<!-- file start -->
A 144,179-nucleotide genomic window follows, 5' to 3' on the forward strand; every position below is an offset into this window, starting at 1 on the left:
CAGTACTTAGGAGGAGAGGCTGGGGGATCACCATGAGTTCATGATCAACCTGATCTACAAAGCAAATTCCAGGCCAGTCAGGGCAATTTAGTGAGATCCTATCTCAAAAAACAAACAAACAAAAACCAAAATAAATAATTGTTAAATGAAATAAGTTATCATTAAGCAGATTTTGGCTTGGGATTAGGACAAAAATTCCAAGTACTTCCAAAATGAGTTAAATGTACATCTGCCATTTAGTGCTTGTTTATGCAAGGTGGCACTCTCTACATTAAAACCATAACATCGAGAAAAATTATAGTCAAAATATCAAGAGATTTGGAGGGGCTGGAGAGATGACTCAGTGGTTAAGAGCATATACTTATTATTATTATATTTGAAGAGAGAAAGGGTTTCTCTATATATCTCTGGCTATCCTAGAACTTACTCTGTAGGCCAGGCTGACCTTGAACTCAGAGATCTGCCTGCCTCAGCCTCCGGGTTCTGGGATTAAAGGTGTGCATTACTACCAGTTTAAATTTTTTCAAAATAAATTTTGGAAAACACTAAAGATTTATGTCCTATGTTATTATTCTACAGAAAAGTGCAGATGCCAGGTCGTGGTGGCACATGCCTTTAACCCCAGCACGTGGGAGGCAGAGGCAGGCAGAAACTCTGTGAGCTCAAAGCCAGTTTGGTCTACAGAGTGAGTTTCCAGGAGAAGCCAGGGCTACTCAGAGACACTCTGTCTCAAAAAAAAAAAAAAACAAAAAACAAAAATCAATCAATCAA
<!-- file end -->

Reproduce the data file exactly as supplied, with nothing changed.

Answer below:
A 144,179-nucleotide genomic window follows, 5' to 3' on the forward strand; every position below is an offset into this window, starting at 1 on the left:
CAGTACTTAGGAGGAGAGGCTGGGGGATCACCATGAGTTCATGATCAACCTGATCTACAAAGCAAATTCCAGGCCAGTCAGGGCAATTTAGTGAGATCCTATCTCAAAAAACAAACAAACAAAAACCAAAATAAATAATTGTTAAATGAAATAAGTTATCATTAAGCAGATTTTGGCTTGGGATTAGGACAAAAATTCCAAGTACTTCCAAAATGAGTTAAATGTACATCTGCCATTTAGTGCTTGTTTATGCAAGGTGGCACTCTCTACATTAAAACCATAACATCGAGAAAAATTATAGTCAAAATATCAAGAGATTTGGAGGGGCTGGAGAGATGACTCAGTGGTTAAGAGCATATACTTATTATTATTATATTTGAAGAGAGAAAGGGTTTCTCTATATATCTCTGGCTATCCTAGAACTTACTCTGTAGGCCAGGCTGACCTTGAACTCAGAGATCTGCCTGCCTCAGCCTCCGGGTTCTGGGATTAAAGGTGTGCATTACTACCAGTTTAAATTTTTTCAAAATAAATTTTGGAAAACACTAAAGATTTATGTCCTATGTTATTATTCTACAGAAAAGTGCAGATGCCAGGTCGTGGTGGCACATGCCTTTAACCCCAGCACGTGGGAGGCAGAGGCAGGCAGAAACTCTGTGAGCTCAAAGCCAGTTTGGTCTACAGAGTGAGTTTCCAGGAGAAGCCAGGGCTACTCAGAGACACTCTGTCTCAAAAAAAAAAAAAAACAAAAAACAAAAATCAATCAATCAA